The interplay between host immune cells and gut microbiota in chronic inflammatory diseases
Coronary Artery Disease
Peripheral Arterial Disease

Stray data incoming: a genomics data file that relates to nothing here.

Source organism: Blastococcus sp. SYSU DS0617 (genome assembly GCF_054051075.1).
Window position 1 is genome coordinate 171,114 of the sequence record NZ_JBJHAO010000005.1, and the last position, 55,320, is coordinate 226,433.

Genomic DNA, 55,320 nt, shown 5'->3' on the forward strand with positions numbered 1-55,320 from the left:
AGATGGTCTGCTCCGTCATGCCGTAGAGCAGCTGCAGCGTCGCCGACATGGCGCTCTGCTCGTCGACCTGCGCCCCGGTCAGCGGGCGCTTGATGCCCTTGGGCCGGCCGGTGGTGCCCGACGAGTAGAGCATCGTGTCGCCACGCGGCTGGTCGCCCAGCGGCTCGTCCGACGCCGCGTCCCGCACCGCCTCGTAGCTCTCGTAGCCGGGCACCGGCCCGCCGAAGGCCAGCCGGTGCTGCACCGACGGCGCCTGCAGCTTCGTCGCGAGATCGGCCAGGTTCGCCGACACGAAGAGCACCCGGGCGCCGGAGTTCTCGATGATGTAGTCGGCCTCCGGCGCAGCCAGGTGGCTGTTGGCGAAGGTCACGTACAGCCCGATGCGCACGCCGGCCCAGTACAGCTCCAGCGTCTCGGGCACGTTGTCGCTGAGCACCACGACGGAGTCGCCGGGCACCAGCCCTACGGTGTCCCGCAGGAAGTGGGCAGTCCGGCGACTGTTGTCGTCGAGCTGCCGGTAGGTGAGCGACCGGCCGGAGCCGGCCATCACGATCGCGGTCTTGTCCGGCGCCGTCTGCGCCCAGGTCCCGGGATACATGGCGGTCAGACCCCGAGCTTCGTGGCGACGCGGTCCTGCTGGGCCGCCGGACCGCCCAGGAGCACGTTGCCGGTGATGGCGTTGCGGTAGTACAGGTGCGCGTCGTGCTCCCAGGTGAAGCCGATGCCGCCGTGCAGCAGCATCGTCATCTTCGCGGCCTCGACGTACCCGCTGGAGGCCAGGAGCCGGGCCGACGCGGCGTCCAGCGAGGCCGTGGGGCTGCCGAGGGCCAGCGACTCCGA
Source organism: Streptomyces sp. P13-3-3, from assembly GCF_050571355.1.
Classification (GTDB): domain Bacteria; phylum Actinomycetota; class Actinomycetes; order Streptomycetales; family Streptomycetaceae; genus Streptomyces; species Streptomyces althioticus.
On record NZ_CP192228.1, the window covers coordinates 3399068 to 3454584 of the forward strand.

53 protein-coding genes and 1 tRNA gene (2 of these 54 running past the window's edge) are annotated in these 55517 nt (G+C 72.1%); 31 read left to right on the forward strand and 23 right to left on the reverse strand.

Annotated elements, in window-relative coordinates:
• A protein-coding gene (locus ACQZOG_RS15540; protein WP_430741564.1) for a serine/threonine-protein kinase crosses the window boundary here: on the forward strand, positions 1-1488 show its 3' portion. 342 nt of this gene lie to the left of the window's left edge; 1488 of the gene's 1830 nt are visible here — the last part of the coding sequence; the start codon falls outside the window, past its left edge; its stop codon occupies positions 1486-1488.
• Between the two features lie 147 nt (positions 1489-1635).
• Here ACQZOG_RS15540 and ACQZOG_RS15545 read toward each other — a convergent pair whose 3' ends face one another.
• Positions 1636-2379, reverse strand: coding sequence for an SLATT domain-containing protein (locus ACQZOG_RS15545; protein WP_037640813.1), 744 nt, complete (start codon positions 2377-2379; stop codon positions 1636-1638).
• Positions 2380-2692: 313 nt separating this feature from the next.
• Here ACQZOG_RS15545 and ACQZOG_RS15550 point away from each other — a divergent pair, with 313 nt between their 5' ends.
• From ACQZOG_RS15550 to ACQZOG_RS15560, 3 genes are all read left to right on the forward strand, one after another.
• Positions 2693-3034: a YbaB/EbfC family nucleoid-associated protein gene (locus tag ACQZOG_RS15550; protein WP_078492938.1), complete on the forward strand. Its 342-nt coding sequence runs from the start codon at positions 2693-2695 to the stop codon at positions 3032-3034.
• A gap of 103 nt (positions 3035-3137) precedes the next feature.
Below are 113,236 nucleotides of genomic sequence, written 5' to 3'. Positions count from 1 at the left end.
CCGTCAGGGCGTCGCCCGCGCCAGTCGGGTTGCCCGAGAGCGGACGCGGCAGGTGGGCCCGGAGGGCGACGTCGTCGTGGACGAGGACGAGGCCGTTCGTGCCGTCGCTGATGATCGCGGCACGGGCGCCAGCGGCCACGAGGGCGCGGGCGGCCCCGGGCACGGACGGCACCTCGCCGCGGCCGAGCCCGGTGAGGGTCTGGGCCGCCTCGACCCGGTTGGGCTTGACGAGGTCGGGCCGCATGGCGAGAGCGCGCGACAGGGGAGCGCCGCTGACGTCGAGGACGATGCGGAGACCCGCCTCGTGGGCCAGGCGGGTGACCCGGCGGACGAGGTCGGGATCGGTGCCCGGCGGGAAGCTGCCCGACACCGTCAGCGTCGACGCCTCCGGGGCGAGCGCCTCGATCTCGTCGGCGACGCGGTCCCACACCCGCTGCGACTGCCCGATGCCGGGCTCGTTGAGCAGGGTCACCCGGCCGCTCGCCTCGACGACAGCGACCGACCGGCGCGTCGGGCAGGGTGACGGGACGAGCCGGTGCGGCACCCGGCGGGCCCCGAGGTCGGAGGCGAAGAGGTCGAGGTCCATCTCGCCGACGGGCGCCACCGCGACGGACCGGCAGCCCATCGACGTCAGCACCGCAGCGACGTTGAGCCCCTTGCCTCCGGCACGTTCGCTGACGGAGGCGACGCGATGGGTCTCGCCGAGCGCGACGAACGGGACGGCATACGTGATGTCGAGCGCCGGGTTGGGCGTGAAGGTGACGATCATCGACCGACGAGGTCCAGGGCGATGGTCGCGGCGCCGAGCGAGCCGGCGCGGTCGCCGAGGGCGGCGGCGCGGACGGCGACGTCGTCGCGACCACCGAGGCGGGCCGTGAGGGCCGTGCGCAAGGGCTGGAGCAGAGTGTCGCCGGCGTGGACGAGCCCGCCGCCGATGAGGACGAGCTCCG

Many benefits provided by the gut microbiota to the host rely on its intricate interactions with host cells. Perturbations of the gut microbiota, termed gut dysbiosis, affect the interplay between the gut microbiota and host cells, resulting in dysregulation of inflammation that contributes to the pathogenesis of chronic inflammatory diseases, including inflammatory bowel disease, multiple sclerosis, allergic asthma and rheumatoid arthritis. In this review, we provide an overview of how gut bacteria modulates host metabolic and immune functions, summarize studies that examined the roles of gut dysbiosis in chronic inflammatory diseases, and finally discuss measures to correct gut dysbiosis as potential therapeutics for chronic inflammatory diseases.